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‘Cost-cutting’ plant lab


BEA DOTTIN, [email protected]

‘Cost-cutting’ plant lab

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Farmers and commercial growers in Barbados are set to see reduced production costs as a result of the launch of the National Conservation Commission’s (NCC) Tissue Culture Lab.

With the spanking new facility – the first of its kind in the Eastern Caribbean – being officially opened yesterday and set to produce between 40 000 to 50 000 plants annually, farmers can now prepare to pay cheaper prices for plants.

This was revealed by Permanent Secretary in the Ministry of Environment and Drainage, Edison Alleyne, as he spoke during Arbor Day celebrations at the NCC’s Codrington House, St Michael headquarters.

Delivering remarks in the absence of Minister Dr Denis Lowe, who is away on Government business, Alleyne said the lab, which was built at a cost of $65 000, would greatly benefit those in the industry.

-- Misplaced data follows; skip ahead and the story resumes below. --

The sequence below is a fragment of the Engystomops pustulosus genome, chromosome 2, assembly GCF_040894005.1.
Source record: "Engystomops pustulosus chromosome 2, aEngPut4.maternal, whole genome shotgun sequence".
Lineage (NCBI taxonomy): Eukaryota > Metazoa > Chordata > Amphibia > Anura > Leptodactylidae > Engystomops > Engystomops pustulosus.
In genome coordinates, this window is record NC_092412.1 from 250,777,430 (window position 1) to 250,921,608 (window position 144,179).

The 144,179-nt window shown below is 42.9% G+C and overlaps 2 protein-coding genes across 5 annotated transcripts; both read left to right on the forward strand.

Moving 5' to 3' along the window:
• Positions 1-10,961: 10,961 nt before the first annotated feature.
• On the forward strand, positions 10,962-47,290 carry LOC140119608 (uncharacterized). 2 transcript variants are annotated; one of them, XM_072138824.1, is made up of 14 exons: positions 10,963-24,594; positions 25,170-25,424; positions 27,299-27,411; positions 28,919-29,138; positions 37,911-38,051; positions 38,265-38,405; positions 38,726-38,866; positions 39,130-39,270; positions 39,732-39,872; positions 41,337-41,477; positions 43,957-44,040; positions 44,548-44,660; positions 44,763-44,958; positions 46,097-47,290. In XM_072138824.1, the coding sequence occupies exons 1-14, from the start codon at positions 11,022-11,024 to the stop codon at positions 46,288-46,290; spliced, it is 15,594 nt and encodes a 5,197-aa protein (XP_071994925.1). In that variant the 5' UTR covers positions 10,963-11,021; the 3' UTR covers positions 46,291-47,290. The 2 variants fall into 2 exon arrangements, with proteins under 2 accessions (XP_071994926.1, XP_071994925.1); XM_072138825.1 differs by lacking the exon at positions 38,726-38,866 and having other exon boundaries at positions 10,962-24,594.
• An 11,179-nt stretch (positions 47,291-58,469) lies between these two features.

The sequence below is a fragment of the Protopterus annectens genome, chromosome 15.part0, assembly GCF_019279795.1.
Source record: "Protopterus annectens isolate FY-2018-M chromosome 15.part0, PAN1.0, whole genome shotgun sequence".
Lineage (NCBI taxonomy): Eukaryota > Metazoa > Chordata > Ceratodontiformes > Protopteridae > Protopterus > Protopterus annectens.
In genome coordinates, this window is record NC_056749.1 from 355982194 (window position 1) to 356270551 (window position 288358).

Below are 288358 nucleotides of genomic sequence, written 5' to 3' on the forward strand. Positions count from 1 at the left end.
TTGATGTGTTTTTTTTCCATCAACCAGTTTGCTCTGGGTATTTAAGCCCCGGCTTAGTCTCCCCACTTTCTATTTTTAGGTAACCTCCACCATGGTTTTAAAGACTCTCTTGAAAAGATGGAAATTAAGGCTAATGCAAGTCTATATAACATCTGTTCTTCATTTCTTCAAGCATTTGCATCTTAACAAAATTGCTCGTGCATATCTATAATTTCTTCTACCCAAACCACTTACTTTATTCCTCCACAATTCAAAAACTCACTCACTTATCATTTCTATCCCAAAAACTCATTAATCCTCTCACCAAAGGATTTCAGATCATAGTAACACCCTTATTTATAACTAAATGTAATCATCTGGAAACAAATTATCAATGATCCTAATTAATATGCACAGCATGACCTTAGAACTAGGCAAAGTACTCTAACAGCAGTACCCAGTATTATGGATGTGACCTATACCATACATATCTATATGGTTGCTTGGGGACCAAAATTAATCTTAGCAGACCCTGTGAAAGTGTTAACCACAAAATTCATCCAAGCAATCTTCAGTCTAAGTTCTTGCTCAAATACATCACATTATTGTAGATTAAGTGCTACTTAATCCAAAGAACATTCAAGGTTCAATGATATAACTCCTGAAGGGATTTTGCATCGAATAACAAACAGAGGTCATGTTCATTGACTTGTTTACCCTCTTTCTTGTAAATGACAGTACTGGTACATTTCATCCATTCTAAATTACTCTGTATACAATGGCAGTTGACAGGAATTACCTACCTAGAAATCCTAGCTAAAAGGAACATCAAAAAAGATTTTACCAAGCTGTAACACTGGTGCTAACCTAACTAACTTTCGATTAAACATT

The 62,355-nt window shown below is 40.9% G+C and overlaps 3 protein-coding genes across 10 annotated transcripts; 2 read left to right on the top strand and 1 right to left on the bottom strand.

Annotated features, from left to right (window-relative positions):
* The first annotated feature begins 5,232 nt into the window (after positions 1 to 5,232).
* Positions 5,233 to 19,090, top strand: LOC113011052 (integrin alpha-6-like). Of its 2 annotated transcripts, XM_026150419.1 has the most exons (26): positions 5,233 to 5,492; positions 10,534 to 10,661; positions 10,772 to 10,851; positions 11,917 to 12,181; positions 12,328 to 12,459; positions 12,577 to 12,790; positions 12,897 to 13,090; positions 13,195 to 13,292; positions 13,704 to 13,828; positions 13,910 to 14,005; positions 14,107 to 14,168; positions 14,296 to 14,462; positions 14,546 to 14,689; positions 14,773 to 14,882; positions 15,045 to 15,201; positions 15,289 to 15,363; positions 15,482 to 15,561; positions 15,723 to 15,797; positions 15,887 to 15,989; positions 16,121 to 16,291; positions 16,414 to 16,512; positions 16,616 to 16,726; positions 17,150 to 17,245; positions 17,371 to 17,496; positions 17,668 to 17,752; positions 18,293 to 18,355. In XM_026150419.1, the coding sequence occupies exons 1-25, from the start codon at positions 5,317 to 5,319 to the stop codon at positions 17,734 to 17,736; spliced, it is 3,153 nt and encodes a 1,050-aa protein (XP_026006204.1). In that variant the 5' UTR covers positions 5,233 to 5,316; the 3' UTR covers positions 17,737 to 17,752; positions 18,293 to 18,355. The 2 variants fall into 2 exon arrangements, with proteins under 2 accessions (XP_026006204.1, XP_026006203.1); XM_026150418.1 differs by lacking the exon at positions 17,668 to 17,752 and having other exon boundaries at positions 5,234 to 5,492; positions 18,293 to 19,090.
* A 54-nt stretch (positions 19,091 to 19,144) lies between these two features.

“It must be noted that the lab can be of great benefit to farmers and commercial growers through the provision of propagation services, which can positively impact on production costs.

“The lab has the capacity to produce 40 000 to 50 000 plants annually. The NCC looks forward to utilising the lab to produce a wide range of plants for nurseries, landscaping companies and those in the agriculture sector at a much faster and more economical rate,” Alleyne added.

He said it would also offer the NCC an opportunity to share the technology with schools, the University of the West Indies and any other entity which has an interest as part of its educational outreach programme.

Alleyne also revealed that some of the plants species the lab would be concentrating on are bananas, sugar cane, African violets, ginger lilies and yams.

Ashton Pollard, a consultant with the NCC who was responsible for training six NCC employees to work in the lab, said the lab would produce “a lot of plants in a short period of time”.

He said although it was a low-cost project, the lab was comparable with world standards.

Pollard also said it would offer Barbadians new opportunities, including creating jobs while also opening the option of exporting plants. (RB)

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